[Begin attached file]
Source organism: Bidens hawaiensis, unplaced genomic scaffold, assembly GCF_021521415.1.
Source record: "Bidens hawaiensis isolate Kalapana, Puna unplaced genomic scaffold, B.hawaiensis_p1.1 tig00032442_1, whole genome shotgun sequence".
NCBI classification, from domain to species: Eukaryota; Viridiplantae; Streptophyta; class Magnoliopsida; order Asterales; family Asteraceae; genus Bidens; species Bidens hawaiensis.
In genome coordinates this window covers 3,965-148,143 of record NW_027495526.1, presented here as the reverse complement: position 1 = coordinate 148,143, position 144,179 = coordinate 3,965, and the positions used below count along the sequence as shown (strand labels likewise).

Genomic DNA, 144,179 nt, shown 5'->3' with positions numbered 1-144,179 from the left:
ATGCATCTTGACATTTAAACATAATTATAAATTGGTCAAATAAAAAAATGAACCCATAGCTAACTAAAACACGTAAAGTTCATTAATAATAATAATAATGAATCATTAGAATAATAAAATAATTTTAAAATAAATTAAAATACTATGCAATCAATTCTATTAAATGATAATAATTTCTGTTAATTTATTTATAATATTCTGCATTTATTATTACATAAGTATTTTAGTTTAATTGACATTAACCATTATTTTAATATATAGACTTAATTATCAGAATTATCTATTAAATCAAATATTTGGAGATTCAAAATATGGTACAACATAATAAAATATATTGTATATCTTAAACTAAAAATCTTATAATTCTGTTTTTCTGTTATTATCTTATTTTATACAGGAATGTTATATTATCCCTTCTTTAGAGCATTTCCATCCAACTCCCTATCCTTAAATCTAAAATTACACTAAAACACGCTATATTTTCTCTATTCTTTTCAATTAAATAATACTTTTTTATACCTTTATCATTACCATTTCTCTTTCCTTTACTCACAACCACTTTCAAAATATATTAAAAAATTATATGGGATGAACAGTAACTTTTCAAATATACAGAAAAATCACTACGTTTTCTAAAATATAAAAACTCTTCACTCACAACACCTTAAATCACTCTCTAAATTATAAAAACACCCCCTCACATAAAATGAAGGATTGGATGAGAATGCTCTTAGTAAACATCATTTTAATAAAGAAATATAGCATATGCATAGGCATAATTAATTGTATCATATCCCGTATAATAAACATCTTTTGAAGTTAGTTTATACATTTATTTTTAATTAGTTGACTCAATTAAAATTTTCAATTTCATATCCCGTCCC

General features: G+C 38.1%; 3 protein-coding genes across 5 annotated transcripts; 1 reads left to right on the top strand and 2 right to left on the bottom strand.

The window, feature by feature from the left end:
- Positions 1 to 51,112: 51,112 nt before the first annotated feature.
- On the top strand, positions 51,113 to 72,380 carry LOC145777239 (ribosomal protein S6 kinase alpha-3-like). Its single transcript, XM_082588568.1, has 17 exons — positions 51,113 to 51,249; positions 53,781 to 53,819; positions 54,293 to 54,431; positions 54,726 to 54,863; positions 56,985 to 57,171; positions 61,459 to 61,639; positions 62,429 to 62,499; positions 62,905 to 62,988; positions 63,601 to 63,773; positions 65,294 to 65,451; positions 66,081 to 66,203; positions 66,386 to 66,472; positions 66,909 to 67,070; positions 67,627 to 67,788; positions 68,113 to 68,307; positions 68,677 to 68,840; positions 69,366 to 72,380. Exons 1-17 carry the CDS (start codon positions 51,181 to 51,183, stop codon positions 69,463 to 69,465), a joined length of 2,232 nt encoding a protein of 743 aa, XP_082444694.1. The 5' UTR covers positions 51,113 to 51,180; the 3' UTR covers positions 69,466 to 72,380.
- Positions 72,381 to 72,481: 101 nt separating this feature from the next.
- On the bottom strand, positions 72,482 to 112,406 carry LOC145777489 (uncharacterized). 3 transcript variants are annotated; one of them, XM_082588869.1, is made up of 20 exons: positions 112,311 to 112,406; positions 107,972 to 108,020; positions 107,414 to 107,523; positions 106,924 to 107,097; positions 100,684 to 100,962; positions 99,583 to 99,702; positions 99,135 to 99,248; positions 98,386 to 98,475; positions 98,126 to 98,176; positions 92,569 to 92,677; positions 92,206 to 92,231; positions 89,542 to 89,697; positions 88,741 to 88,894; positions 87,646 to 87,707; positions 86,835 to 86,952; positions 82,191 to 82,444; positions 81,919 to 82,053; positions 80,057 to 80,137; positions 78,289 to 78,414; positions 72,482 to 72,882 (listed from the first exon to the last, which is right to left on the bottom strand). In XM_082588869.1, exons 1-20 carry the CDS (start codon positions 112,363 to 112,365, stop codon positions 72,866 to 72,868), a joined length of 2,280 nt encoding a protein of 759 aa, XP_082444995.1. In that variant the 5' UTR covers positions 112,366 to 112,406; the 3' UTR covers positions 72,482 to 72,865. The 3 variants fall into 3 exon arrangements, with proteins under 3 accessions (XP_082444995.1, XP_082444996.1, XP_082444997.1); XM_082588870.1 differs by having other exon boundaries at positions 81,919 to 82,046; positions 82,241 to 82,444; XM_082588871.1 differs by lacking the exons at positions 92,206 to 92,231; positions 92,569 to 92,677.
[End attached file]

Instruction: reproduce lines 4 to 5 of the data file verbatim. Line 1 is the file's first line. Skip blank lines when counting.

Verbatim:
In genome coordinates this window covers 3,965-148,143 of record NW_027495526.1, presented here as the reverse complement: position 1 = coordinate 148,143, position 144,179 = coordinate 3,965, and the positions used below count along the sequence as shown (strand labels likewise).

Genomic DNA, 144,179 nt, shown 5'->3' with positions numbered 1-144,179 from the left: